While the Ottoman Government celebrated the conclusion of the Weltkrieg as a victory, calling it "a successful struggle for the Sultanate against the Imperialist and Colonial ambitions of the hostile foreigners in Paris, Petrograd and London", many wondered whether or not was the Weltkrieg a Pyrrhic victory for the Ottomans, reflecting on the enormous costs in manpower, equipment and infrastructure, especially in the Middle East.

Post Weltkrieg (1920-1936)

Following the end of the Weltkrieg, the Ottoman government found itself faced with many difficulties, ranging from economic shortages to political instability. A major concern also was the need to reform the Ottoman Army from scratch following its near annihilation during the Weltkrieg. Also to be noted was the decline of the power of the "Three Pasha" triumvirate with the departure/exile of Ismail Enver Pasha to Turkestan.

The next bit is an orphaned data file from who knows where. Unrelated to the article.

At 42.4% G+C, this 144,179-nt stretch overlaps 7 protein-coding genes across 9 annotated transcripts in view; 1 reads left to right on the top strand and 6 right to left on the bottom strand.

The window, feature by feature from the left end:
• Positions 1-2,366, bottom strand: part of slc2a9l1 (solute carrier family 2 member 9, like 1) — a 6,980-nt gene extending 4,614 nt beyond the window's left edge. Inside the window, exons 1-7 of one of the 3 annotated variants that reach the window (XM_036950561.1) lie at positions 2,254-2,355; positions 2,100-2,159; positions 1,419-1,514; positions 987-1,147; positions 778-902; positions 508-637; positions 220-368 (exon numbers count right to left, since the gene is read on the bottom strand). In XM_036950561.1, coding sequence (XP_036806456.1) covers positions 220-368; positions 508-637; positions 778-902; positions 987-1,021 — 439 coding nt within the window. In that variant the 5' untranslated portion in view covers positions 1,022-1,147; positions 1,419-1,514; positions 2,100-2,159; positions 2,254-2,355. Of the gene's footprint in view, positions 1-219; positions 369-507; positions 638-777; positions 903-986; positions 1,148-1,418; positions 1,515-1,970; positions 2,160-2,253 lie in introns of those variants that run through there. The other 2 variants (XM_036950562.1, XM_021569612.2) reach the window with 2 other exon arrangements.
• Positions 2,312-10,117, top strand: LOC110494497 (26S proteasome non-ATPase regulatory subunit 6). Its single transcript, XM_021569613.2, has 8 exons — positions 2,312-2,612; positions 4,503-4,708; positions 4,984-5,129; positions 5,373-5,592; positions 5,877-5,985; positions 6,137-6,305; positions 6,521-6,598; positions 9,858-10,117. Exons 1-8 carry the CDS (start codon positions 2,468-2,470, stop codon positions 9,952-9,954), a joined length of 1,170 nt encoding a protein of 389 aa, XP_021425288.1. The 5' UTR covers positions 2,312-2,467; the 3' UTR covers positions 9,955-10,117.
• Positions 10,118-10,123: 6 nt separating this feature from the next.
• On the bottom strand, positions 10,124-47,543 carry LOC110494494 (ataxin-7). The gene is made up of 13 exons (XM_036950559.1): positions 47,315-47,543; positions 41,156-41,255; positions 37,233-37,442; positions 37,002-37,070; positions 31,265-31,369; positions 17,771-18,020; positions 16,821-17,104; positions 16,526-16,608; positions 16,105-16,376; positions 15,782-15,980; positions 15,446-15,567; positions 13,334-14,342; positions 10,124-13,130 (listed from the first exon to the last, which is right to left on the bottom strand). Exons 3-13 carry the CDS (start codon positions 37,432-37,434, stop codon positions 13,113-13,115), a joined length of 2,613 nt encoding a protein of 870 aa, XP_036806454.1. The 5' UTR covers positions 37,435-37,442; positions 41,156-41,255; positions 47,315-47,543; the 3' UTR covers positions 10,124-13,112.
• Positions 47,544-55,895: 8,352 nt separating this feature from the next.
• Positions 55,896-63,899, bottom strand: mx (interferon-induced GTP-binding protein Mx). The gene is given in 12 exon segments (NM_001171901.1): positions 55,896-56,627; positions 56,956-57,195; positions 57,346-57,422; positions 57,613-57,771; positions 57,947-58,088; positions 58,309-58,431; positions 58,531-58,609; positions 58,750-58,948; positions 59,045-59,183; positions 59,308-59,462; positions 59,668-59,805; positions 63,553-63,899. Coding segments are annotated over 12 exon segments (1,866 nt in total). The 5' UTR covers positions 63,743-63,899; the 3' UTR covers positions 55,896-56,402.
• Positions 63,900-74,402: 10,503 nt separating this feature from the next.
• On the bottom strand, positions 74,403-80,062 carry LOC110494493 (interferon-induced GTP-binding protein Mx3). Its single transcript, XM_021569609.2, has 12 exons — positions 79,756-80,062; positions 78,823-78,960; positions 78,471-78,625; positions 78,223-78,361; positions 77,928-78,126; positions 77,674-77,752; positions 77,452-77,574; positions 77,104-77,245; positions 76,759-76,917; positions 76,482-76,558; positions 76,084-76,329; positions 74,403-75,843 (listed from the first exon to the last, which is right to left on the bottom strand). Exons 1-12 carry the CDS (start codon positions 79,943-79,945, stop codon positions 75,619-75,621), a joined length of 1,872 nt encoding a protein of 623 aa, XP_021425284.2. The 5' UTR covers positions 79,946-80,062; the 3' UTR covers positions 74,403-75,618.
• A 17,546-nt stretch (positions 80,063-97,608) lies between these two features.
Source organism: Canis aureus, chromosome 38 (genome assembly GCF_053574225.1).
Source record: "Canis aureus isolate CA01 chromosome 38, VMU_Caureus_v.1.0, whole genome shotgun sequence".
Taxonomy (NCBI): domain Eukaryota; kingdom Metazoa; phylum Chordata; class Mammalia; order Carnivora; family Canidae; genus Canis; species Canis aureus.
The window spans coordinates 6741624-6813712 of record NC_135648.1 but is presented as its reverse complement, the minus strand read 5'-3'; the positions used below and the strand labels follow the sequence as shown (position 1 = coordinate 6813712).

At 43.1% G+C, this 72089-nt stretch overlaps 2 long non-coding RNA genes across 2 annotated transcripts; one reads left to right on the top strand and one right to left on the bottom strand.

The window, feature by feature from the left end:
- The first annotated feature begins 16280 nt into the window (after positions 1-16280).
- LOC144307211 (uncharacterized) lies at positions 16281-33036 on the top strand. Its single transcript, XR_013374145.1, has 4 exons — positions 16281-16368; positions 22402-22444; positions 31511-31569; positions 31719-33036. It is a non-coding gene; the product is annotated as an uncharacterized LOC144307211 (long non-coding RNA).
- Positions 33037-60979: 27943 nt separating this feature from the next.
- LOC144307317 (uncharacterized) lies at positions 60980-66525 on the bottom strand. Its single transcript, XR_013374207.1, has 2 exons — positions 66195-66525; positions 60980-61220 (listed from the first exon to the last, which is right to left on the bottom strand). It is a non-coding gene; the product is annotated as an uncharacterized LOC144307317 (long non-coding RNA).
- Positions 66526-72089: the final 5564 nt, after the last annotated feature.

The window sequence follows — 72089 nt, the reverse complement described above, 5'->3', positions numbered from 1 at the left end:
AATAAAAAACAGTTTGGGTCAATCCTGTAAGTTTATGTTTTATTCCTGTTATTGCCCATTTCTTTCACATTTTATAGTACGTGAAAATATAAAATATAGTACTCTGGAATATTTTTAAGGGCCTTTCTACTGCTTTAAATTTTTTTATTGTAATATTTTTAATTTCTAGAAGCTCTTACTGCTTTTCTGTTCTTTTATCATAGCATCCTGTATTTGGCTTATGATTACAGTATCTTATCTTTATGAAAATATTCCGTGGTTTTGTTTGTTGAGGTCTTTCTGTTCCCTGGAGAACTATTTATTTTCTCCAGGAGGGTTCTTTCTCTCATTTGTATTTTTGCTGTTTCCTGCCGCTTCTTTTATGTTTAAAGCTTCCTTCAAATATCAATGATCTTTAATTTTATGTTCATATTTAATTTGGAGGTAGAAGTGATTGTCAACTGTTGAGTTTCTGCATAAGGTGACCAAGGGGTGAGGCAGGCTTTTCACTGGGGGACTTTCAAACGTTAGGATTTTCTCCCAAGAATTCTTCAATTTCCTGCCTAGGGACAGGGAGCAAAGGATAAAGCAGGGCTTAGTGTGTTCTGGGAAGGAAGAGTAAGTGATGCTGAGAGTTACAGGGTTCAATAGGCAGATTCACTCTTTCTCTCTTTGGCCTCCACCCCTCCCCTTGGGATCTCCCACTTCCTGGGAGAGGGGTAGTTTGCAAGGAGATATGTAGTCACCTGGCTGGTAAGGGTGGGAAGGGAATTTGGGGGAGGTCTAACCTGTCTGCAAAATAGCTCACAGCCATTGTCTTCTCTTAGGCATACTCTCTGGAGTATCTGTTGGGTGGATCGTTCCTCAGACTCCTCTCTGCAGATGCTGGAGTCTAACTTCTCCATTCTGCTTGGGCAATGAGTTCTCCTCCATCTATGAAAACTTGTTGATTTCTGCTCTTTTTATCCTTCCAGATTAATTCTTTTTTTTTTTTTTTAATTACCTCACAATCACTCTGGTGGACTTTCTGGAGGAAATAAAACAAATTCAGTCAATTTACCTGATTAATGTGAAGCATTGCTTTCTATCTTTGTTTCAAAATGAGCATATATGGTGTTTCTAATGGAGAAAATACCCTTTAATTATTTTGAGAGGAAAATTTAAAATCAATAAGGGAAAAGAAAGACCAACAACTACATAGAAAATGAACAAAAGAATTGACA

In 1922, faced by increasing factionalism and splintering in the CUP, Grand Vizier Talaat Pasha resigned in favor of a formation of a more stable government, most notably Said Halim Pasha was reinstated Grand Vizier, while Talaat Pasha was reappointed Minister of Interior, Mehmed Cavid Pasha as Minister of Finance, Ali Fethi Pasha as Minister of Foreign Affairs, Kâzım Karabekir was kept as Minister of War, Djemal Pasha was instated Minister of Military Intelligence, while Mahmud Mukhtar Pasha was made minister of Marine.

The New Government was a clear indication of the end of the rule of the dictatorial triumvirate, while Talaat and Djemal Pashas continued to hold great influence, it was recognized that their power bases were not as strong as they once were and early signs of other factions emerging as major players in Ottoman politics began to surface.